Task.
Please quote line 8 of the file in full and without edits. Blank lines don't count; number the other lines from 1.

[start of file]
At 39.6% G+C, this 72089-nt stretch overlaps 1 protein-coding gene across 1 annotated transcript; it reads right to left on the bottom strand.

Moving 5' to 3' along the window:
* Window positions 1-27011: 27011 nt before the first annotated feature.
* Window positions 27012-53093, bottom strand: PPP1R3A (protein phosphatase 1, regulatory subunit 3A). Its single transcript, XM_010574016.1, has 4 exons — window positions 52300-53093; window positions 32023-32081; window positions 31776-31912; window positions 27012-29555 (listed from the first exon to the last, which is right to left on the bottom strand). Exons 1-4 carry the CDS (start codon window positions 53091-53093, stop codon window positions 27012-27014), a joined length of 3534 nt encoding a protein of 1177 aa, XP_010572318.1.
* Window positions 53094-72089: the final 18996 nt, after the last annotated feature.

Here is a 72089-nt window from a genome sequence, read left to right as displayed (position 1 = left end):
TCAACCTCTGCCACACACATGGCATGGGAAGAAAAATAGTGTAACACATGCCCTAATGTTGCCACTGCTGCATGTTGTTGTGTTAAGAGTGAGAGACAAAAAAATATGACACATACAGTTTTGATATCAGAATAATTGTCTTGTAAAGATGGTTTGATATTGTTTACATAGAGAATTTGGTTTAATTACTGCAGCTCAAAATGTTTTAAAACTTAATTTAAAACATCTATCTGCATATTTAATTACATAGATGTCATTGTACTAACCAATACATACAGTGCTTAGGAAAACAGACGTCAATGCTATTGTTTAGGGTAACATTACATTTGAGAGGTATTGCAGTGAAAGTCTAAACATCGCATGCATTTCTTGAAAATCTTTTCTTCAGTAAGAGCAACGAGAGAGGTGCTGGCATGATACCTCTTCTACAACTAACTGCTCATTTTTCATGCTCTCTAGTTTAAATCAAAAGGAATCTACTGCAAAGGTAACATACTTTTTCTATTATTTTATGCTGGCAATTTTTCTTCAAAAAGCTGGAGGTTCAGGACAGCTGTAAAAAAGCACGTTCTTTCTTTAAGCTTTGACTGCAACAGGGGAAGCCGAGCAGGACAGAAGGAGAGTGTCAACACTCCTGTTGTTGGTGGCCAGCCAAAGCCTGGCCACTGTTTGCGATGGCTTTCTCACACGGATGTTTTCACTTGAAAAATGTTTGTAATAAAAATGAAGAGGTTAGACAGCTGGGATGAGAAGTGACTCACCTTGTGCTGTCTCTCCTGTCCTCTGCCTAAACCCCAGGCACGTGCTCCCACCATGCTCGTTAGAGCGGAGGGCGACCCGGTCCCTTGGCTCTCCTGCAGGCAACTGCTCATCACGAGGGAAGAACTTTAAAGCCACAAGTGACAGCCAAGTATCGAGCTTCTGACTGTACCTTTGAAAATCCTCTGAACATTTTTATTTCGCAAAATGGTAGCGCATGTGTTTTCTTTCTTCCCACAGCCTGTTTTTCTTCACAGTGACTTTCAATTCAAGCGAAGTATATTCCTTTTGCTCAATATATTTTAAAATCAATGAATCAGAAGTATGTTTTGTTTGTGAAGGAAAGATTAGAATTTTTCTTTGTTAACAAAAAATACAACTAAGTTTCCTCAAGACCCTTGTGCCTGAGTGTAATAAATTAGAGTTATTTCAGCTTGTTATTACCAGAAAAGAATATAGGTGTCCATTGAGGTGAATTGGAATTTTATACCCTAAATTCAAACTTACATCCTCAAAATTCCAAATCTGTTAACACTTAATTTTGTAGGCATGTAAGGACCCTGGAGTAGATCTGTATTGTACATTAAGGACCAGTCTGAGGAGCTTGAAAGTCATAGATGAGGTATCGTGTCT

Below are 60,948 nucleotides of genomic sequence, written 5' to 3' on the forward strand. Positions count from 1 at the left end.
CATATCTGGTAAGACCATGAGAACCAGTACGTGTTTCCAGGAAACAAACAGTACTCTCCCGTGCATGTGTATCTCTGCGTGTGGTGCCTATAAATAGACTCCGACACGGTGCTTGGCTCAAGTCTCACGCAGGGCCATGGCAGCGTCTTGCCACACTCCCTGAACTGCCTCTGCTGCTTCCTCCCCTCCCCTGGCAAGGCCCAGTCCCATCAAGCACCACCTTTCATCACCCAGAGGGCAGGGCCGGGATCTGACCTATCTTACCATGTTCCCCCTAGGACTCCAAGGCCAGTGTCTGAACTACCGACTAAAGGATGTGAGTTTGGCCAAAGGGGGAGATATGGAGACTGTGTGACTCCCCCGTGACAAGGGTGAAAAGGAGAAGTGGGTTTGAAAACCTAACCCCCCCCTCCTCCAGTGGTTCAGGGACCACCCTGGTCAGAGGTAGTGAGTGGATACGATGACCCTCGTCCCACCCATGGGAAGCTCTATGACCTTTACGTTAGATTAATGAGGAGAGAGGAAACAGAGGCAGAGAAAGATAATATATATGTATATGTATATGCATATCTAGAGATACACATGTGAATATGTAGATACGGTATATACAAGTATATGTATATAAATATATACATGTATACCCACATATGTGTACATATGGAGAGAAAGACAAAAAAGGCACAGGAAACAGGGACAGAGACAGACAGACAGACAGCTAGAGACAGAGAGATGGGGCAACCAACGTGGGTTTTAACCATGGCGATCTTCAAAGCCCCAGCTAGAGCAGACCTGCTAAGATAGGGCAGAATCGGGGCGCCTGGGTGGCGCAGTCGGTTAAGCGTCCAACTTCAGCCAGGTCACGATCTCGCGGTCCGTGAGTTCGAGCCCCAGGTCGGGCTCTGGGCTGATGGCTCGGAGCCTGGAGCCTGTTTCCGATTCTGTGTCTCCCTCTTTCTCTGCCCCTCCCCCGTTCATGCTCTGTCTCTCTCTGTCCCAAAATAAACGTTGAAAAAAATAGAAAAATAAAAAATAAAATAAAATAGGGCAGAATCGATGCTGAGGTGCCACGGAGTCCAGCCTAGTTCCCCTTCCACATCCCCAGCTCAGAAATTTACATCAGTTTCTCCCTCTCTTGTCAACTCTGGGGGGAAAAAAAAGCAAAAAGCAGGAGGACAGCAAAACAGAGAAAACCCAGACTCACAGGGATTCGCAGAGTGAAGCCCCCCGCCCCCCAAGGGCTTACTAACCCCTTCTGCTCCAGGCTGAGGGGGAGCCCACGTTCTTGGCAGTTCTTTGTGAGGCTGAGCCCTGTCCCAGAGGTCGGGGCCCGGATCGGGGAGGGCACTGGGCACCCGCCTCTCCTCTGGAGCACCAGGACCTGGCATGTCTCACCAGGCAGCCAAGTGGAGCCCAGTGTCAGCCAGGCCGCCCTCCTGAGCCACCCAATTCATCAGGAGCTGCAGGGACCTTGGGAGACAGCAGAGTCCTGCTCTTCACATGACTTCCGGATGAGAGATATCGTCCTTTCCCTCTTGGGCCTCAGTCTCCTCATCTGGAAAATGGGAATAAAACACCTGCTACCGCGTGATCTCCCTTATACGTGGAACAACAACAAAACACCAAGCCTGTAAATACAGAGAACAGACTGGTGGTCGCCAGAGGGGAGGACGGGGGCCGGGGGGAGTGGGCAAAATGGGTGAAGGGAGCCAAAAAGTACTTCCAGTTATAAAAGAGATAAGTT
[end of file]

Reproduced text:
Below are 60,948 nucleotides of genomic sequence, written 5' to 3' on the forward strand. Positions count from 1 at the left end.